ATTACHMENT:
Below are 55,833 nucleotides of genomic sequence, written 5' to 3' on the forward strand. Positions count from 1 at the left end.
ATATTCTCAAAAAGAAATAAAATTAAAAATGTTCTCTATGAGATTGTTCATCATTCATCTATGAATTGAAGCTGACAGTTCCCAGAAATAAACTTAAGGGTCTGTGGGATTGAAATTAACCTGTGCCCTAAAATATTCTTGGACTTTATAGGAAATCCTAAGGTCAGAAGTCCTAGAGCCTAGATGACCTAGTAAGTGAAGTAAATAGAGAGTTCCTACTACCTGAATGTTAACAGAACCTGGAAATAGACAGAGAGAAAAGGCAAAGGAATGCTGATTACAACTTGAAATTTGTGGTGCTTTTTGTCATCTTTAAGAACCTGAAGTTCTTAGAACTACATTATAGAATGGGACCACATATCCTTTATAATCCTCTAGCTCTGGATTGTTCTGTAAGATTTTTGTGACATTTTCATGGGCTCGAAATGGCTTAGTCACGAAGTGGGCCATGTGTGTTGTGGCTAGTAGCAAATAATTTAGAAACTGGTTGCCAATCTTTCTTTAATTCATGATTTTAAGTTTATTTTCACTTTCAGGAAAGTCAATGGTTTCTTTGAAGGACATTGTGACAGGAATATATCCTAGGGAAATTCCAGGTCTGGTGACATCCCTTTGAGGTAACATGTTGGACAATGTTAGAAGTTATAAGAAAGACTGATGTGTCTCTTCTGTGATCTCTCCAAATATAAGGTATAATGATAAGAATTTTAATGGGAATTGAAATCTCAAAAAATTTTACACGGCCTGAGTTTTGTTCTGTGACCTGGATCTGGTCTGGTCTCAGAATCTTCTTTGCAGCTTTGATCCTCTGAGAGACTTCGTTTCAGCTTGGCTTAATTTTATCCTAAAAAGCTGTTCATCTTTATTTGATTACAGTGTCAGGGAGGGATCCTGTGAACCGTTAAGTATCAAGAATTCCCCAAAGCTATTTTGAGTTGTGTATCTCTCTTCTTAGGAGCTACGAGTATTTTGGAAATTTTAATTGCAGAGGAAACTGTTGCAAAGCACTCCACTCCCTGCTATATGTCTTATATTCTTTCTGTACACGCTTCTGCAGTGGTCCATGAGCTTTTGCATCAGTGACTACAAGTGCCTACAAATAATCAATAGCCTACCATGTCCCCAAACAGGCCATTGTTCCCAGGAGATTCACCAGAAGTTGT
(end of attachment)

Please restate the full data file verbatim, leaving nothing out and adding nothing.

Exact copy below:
Below are 55,833 nucleotides of genomic sequence, written 5' to 3' on the forward strand. Positions count from 1 at the left end.
ATATTCTCAAAAAGAAATAAAATTAAAAATGTTCTCTATGAGATTGTTCATCATTCATCTATGAATTGAAGCTGACAGTTCCCAGAAATAAACTTAAGGGTCTGTGGGATTGAAATTAACCTGTGCCCTAAAATATTCTTGGACTTTATAGGAAATCCTAAGGTCAGAAGTCCTAGAGCCTAGATGACCTAGTAAGTGAAGTAAATAGAGAGTTCCTACTACCTGAATGTTAACAGAACCTGGAAATAGACAGAGAGAAAAGGCAAAGGAATGCTGATTACAACTTGAAATTTGTGGTGCTTTTTGTCATCTTTAAGAACCTGAAGTTCTTAGAACTACATTATAGAATGGGACCACATATCCTTTATAATCCTCTAGCTCTGGATTGTTCTGTAAGATTTTTGTGACATTTTCATGGGCTCGAAATGGCTTAGTCACGAAGTGGGCCATGTGTGTTGTGGCTAGTAGCAAATAATTTAGAAACTGGTTGCCAATCTTTCTTTAATTCATGATTTTAAGTTTATTTTCACTTTCAGGAAAGTCAATGGTTTCTTTGAAGGACATTGTGACAGGAATATATCCTAGGGAAATTCCAGGTCTGGTGACATCCCTTTGAGGTAACATGTTGGACAATGTTAGAAGTTATAAGAAAGACTGATGTGTCTCTTCTGTGATCTCTCCAAATATAAGGTATAATGATAAGAATTTTAATGGGAATTGAAATCTCAAAAAATTTTACACGGCCTGAGTTTTGTTCTGTGACCTGGATCTGGTCTGGTCTCAGAATCTTCTTTGCAGCTTTGATCCTCTGAGAGACTTCGTTTCAGCTTGGCTTAATTTTATCCTAAAAAGCTGTTCATCTTTATTTGATTACAGTGTCAGGGAGGGATCCTGTGAACCGTTAAGTATCAAGAATTCCCCAAAGCTATTTTGAGTTGTGTATCTCTCTTCTTAGGAGCTACGAGTATTTTGGAAATTTTAATTGCAGAGGAAACTGTTGCAAAGCACTCCACTCCCTGCTATATGTCTTATATTCTTTCTGTACACGCTTCTGCAGTGGTCCATGAGCTTTTGCATCAGTGACTACAAGTGCCTACAAATAATCAATAGCCTACCATGTCCCCAAACAGGCCATTGTTCCCAGGAGATTCACCAGAAGTTGT